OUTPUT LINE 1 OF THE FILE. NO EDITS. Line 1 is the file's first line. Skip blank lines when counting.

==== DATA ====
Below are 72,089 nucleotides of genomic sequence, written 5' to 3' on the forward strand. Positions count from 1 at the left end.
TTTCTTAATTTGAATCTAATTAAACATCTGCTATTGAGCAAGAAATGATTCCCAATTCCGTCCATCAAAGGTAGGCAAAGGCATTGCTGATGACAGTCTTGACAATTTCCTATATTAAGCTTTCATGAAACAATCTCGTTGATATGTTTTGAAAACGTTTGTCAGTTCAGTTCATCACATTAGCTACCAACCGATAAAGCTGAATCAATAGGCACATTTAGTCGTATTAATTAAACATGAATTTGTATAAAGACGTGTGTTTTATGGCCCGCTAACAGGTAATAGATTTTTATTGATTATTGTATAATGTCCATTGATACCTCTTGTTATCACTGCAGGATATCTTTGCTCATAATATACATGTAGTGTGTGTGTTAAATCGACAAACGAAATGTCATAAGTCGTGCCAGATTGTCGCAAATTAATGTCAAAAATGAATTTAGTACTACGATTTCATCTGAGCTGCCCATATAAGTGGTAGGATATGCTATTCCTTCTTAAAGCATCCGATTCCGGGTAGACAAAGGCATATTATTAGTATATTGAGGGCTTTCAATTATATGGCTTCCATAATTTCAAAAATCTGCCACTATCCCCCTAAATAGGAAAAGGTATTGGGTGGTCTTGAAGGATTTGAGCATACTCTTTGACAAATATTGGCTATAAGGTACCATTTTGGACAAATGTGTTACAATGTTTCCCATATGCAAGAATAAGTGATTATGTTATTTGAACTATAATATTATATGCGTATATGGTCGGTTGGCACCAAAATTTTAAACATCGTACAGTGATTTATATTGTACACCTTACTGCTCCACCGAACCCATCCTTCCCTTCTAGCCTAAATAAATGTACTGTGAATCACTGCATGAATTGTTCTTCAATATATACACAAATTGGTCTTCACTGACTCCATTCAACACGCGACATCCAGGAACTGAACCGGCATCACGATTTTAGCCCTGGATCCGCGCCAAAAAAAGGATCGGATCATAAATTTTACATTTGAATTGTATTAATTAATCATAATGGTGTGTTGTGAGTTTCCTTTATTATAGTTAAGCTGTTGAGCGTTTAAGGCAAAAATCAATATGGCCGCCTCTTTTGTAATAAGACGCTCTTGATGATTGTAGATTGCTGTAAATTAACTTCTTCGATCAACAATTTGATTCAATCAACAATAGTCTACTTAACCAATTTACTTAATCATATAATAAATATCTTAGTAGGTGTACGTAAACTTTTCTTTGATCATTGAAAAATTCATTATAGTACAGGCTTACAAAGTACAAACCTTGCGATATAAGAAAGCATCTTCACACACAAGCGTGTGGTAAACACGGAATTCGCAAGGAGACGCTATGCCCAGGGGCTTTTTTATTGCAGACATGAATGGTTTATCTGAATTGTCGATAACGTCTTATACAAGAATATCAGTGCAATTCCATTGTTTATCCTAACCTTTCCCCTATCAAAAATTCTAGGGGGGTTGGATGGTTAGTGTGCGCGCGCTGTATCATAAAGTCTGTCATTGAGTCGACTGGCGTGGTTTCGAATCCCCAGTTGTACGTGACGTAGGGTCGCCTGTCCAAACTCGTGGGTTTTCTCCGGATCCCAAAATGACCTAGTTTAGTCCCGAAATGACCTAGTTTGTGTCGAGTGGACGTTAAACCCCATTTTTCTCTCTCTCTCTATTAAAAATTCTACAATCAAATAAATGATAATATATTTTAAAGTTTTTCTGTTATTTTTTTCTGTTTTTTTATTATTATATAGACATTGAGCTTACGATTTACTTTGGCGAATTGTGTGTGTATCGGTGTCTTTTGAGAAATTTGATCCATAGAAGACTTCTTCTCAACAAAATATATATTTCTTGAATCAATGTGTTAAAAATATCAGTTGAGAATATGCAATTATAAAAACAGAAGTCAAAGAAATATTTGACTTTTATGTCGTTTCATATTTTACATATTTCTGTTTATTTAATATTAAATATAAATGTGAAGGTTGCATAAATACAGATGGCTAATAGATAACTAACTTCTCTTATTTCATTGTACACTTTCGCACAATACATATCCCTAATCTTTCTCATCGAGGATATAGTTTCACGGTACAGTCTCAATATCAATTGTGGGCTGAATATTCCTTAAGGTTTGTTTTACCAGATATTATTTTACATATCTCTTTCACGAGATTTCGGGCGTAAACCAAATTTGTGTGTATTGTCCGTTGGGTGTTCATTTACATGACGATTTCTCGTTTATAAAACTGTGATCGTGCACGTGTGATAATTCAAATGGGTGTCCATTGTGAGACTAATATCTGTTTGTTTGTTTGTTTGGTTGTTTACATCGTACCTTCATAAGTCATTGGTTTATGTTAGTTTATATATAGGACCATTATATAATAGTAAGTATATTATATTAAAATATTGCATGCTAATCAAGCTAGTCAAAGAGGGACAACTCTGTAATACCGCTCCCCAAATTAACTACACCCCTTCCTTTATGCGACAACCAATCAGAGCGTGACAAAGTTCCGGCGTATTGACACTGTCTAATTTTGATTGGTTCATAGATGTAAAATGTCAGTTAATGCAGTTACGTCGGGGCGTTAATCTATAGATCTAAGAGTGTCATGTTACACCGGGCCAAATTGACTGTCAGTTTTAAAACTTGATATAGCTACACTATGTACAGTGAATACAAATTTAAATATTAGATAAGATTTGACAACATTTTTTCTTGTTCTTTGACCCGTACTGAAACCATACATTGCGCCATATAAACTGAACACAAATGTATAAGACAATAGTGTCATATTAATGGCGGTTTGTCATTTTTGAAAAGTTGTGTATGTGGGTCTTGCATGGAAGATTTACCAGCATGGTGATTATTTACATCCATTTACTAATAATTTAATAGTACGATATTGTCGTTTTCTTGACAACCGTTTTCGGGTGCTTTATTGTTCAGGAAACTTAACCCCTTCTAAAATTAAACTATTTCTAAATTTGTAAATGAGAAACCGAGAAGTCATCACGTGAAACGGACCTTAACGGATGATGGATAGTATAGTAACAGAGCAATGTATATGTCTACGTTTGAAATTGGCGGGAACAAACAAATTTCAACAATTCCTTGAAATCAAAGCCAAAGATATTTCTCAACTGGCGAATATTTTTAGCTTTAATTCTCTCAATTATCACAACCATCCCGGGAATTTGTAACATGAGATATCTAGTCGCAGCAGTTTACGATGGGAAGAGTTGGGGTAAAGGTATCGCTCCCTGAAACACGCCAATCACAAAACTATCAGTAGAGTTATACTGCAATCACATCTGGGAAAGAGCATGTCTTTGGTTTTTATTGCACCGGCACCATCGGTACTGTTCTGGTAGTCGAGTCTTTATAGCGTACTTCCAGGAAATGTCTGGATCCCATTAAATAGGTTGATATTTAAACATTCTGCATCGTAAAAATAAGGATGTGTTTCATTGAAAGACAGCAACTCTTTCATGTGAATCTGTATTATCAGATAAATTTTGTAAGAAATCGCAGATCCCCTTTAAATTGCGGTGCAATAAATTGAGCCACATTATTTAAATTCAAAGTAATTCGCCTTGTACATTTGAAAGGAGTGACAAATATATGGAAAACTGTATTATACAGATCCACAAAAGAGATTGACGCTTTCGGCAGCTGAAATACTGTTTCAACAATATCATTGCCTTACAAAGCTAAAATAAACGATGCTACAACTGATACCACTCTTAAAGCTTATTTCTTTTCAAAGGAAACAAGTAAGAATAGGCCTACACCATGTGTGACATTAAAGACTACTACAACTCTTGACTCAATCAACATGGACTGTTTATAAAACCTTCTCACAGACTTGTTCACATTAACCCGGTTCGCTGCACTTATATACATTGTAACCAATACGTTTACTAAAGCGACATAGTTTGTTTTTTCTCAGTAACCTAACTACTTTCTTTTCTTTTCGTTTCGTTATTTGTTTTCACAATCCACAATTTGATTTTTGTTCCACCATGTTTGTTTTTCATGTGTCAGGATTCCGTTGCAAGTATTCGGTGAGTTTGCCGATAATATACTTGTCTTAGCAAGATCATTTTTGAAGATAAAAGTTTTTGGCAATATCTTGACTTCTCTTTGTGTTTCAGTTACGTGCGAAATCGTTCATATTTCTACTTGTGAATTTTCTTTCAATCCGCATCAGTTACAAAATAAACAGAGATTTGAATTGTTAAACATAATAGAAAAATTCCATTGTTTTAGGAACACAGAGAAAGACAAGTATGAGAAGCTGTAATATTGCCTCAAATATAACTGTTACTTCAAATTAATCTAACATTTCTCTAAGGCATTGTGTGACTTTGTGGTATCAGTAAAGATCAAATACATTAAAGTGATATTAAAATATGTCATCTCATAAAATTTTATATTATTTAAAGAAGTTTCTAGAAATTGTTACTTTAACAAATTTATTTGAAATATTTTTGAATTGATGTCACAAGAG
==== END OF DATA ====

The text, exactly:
Below are 72,089 nucleotides of genomic sequence, written 5' to 3' on the forward strand. Positions count from 1 at the left end.